What You Can Learn from New Media Expo 2015

“To survive the future, we must go back to what has always worked in the past: caring, community and making people feel special.” Pat Flynn, New Media Expo 2015 Keynote Speech

14 million bees spilled on a highway in Washington in April, and the energy of those swarms is the closest thing I can think of to what it felt like when I walked into the New Media Expo (NMX) 2015.


Key influencers in the universe of blogs, vlogs, podcasts, and web videos set attendees abuzz with ideas and inspiration during the 4-day Expo. I’m going to break out the most surprising points from each session I attended, but first I want to tell you my 5 biggest takeaways from the whole Expo.

The How and What of 2-Column Scripts—and Why You Should Try One for Your Next Online Course

First impressions are powerful — even in a 20-minute TED talk. Van Edwards and her team found that participants watching TED talks had already made decisions about how smart, charismatic, and credible the speaker was within seven seconds of watching the video.”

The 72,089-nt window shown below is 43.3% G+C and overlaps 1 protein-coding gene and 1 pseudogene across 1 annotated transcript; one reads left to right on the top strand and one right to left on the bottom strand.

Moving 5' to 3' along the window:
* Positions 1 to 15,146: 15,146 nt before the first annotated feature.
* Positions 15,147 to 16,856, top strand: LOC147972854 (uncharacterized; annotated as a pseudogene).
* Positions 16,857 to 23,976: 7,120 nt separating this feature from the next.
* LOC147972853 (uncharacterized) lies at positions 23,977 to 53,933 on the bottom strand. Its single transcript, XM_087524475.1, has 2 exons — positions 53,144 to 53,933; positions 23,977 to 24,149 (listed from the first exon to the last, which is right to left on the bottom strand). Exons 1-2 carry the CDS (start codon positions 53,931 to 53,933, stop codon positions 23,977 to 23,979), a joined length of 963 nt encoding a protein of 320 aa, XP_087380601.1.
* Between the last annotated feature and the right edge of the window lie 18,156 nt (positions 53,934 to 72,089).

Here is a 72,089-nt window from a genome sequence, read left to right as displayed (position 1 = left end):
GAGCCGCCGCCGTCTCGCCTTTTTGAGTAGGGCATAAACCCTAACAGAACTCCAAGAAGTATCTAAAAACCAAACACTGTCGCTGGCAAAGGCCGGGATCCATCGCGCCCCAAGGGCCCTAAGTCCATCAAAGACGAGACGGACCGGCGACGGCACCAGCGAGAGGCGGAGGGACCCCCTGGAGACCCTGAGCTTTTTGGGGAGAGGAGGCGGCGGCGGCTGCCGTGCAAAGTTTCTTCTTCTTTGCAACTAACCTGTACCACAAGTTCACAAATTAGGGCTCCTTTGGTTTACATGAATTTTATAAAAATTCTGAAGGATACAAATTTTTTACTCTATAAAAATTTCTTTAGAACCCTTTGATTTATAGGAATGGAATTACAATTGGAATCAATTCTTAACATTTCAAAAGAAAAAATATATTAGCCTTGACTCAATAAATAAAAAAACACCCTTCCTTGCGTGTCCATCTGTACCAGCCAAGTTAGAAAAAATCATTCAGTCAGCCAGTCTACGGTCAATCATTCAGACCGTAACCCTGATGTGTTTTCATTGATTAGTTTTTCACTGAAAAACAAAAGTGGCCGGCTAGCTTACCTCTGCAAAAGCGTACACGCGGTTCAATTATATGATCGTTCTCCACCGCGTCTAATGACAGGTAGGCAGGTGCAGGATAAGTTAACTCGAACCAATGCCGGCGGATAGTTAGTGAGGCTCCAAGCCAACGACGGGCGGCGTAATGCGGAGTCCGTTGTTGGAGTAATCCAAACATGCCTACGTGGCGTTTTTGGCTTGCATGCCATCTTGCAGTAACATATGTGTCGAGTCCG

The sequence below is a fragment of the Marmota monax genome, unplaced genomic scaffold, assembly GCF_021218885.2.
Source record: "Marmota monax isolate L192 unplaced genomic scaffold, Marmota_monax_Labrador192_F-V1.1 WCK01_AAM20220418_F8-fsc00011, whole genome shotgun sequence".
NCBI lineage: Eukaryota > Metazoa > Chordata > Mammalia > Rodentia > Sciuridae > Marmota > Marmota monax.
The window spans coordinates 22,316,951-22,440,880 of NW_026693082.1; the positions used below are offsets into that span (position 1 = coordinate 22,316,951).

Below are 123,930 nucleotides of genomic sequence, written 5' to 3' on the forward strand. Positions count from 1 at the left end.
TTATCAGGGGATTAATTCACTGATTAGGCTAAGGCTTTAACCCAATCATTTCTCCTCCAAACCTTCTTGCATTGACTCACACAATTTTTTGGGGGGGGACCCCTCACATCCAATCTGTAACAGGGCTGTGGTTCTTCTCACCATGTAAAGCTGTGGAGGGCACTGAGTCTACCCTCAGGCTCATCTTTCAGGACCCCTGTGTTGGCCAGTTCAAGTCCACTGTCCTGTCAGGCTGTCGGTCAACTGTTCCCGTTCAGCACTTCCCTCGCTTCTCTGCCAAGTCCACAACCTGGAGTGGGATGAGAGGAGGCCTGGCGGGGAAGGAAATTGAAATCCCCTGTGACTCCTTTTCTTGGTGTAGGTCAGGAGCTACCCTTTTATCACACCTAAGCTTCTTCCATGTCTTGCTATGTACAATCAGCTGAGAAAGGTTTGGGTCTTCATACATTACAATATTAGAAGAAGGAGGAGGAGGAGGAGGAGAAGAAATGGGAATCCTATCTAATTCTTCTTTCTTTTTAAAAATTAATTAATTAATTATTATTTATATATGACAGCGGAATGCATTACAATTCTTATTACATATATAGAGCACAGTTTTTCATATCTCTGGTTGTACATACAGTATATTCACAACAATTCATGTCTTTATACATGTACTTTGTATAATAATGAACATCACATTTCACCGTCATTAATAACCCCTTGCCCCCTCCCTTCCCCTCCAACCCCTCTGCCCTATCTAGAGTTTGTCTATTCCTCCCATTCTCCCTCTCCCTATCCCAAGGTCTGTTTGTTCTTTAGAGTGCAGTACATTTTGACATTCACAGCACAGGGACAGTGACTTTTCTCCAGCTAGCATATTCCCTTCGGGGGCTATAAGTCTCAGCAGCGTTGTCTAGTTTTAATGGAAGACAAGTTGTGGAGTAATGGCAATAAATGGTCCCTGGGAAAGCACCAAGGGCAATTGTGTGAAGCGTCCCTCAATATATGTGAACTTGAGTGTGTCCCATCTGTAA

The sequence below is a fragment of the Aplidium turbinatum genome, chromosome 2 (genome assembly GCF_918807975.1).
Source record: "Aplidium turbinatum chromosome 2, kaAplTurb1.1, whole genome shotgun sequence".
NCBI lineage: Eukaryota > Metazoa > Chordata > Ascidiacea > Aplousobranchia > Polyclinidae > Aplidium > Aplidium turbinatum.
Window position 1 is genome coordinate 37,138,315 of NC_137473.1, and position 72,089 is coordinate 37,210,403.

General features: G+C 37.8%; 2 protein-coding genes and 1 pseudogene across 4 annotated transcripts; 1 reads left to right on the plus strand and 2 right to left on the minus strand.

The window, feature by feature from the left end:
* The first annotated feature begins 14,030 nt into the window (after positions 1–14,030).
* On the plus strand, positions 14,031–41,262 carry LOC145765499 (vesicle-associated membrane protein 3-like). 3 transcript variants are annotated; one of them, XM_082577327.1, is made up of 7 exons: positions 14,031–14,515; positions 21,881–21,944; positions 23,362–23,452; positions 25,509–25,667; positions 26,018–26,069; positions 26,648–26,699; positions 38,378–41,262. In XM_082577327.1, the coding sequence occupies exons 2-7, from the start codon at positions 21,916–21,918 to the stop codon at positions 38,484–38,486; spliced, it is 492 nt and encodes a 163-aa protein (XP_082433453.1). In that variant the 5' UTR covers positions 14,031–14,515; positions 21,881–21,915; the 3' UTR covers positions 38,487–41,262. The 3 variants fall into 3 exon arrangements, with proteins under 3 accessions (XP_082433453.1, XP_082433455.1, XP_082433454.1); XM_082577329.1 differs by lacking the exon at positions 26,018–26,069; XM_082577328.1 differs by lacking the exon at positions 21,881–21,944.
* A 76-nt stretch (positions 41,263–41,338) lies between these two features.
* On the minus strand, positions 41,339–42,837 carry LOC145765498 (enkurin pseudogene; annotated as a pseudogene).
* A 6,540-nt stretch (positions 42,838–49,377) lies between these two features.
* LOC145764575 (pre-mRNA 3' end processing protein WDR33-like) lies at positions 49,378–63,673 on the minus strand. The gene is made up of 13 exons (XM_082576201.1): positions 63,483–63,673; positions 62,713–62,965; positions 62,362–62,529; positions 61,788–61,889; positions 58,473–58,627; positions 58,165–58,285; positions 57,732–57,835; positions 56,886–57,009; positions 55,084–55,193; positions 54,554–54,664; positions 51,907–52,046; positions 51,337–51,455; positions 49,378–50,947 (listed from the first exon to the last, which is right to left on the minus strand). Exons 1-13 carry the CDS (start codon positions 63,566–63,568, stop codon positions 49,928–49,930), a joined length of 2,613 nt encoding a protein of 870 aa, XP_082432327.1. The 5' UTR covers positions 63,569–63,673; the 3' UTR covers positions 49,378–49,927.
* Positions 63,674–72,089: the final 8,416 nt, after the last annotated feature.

Lindsay Kolowich, “The Science of a Great TED Talk: What Makes a Speech Go Viral” @lkolo25, http://blog.hubspot.com, April 3, 2015

2-Column Scripts Help Integrate Visuals with Content

2-Column Scripts Help Integrate Visuals with Content

Are you making a video online course? What will you deliver from? Here are common choices:

  • Wing it. I know this stuff and don’t need notes.
  • Notes on cards. I just need cues.
  • PowerPoint or Keynote. I like to know what comes next, plus I can throw in visuals.
  • Half script—a combo platter of notes and full sentences. I like to make sure the facts are correct and new areas flow well. But some stuff I know cold.
  • Full script. I like to know I’ve covered everything, including transitions, jokes, and asides.

Notice a common theme here? Except for the first case—“winging it”—all these approaches use writing to teach, via the act of reading. But here’s the thing: great teachers don’t just read a written lecture—even if they’re working with a full text.

They deliver. And they teach.

And on video, they have about 7 seconds to engage the viewer.